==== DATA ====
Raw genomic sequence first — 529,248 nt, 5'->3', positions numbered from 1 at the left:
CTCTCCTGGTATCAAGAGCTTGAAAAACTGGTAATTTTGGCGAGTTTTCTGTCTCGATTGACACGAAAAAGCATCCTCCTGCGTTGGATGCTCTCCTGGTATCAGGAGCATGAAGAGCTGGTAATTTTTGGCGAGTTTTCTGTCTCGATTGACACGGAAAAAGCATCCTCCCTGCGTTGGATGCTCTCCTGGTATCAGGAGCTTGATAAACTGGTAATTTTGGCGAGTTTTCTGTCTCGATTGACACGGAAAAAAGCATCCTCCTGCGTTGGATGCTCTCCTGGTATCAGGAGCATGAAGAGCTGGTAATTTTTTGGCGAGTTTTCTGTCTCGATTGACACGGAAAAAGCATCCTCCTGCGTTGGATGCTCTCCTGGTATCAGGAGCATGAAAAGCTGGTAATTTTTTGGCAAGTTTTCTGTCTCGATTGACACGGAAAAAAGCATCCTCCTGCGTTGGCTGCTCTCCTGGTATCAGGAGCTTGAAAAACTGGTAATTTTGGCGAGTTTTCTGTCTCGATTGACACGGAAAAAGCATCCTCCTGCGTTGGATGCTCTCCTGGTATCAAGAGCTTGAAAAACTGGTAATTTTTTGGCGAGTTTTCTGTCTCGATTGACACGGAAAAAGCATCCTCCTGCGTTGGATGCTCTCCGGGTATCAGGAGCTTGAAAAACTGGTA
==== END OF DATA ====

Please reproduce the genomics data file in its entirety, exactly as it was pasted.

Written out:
Raw genomic sequence first — 529,248 nt, 5'->3', positions numbered from 1 at the left:
CTCTCCTGGTATCAAGAGCTTGAAAAACTGGTAATTTTGGCGAGTTTTCTGTCTCGATTGACACGAAAAAGCATCCTCCTGCGTTGGATGCTCTCCTGGTATCAGGAGCATGAAGAGCTGGTAATTTTTGGCGAGTTTTCTGTCTCGATTGACACGGAAAAAGCATCCTCCCTGCGTTGGATGCTCTCCTGGTATCAGGAGCTTGATAAACTGGTAATTTTGGCGAGTTTTCTGTCTCGATTGACACGGAAAAAAGCATCCTCCTGCGTTGGATGCTCTCCTGGTATCAGGAGCATGAAGAGCTGGTAATTTTTTGGCGAGTTTTCTGTCTCGATTGACACGGAAAAAGCATCCTCCTGCGTTGGATGCTCTCCTGGTATCAGGAGCATGAAAAGCTGGTAATTTTTTGGCAAGTTTTCTGTCTCGATTGACACGGAAAAAAGCATCCTCCTGCGTTGGCTGCTCTCCTGGTATCAGGAGCTTGAAAAACTGGTAATTTTGGCGAGTTTTCTGTCTCGATTGACACGGAAAAAGCATCCTCCTGCGTTGGATGCTCTCCTGGTATCAAGAGCTTGAAAAACTGGTAATTTTTTGGCGAGTTTTCTGTCTCGATTGACACGGAAAAAGCATCCTCCTGCGTTGGATGCTCTCCGGGTATCAGGAGCTTGAAAAACTGGTA